Like a Summer Never to Be Repeated is a fascinating and highly experimental story based loosely around the author’s own experiences in Egypt as a Moroccan student and visiting intellectual. In Cairo the narrator, Hammad, takes us on a deeply personal journey of discovery from the heady days of the 1950s and 1960s, with all the optimism and excitement surrounding Moroccan independence, Suez, and Abdel Nasser, up to the 1990s and the time of writing, revealing an individual intensely concerned with Arab life and culture. Meanwhile, his regular visits to Cairo allow us to watch a culture in transition over four decades. Exploring themes of change, the role of culture in society, memory, and writing, in a text that combines narrative fiction with literary criticism, philosophical musings, and quotation, Like a Summer Never to Be Repeated is among the most innovative works of modern Arabic literature and a testimony to Mohammed Berrada’s position as a leading pioneer.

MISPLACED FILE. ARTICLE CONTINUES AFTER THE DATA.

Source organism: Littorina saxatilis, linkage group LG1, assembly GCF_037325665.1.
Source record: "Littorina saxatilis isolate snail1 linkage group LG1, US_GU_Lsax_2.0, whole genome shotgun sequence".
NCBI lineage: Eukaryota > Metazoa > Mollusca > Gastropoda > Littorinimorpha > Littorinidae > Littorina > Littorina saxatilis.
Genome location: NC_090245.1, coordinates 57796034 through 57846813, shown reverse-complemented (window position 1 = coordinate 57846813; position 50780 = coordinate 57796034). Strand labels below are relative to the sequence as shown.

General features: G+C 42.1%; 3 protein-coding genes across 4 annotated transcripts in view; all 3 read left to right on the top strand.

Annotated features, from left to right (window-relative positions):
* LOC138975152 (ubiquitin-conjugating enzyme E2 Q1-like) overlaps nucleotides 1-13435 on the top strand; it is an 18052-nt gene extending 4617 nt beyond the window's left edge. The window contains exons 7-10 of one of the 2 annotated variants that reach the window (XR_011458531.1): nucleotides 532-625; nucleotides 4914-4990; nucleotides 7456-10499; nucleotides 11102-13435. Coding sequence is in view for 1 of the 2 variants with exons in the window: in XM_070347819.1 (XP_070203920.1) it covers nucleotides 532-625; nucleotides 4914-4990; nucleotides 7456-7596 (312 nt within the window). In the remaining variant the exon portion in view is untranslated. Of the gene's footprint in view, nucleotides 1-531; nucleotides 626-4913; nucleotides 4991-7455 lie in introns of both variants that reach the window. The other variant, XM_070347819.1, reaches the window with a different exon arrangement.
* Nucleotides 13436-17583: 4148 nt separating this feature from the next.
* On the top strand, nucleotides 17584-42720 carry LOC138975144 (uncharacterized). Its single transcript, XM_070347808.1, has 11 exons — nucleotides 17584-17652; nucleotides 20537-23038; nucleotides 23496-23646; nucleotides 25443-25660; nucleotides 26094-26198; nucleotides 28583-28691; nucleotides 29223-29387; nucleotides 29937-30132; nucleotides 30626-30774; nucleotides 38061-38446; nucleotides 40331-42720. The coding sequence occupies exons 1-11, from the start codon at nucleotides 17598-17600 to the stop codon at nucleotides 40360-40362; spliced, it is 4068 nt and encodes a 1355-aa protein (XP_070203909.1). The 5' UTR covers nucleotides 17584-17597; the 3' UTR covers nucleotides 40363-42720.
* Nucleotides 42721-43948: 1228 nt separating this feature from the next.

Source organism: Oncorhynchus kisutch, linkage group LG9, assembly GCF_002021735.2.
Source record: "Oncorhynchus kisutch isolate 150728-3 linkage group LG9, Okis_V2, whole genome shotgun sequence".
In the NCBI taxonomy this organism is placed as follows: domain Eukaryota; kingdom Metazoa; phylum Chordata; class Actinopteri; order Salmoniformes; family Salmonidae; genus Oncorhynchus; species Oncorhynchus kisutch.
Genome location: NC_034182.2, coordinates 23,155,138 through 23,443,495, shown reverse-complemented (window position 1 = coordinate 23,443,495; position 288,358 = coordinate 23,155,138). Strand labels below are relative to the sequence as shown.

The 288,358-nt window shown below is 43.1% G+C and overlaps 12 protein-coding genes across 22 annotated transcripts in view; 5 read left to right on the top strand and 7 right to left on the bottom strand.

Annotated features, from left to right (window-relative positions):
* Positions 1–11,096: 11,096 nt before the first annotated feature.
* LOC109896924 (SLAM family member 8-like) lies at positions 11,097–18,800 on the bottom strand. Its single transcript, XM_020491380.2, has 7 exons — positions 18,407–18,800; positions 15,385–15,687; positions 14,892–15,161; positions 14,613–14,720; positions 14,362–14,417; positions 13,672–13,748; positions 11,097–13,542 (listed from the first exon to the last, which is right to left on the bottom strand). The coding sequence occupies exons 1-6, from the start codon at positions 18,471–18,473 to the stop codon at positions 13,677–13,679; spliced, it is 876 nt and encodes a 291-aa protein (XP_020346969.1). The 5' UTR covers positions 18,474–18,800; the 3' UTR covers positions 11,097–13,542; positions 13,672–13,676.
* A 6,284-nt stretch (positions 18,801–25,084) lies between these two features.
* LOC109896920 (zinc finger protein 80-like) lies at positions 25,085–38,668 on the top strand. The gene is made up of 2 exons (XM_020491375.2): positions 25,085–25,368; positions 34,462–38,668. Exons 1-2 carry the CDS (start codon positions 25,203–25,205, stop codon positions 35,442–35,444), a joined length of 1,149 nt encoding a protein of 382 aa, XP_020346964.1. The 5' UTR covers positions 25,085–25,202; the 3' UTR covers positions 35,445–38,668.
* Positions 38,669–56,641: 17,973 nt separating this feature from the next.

Subjects: Language & Literature
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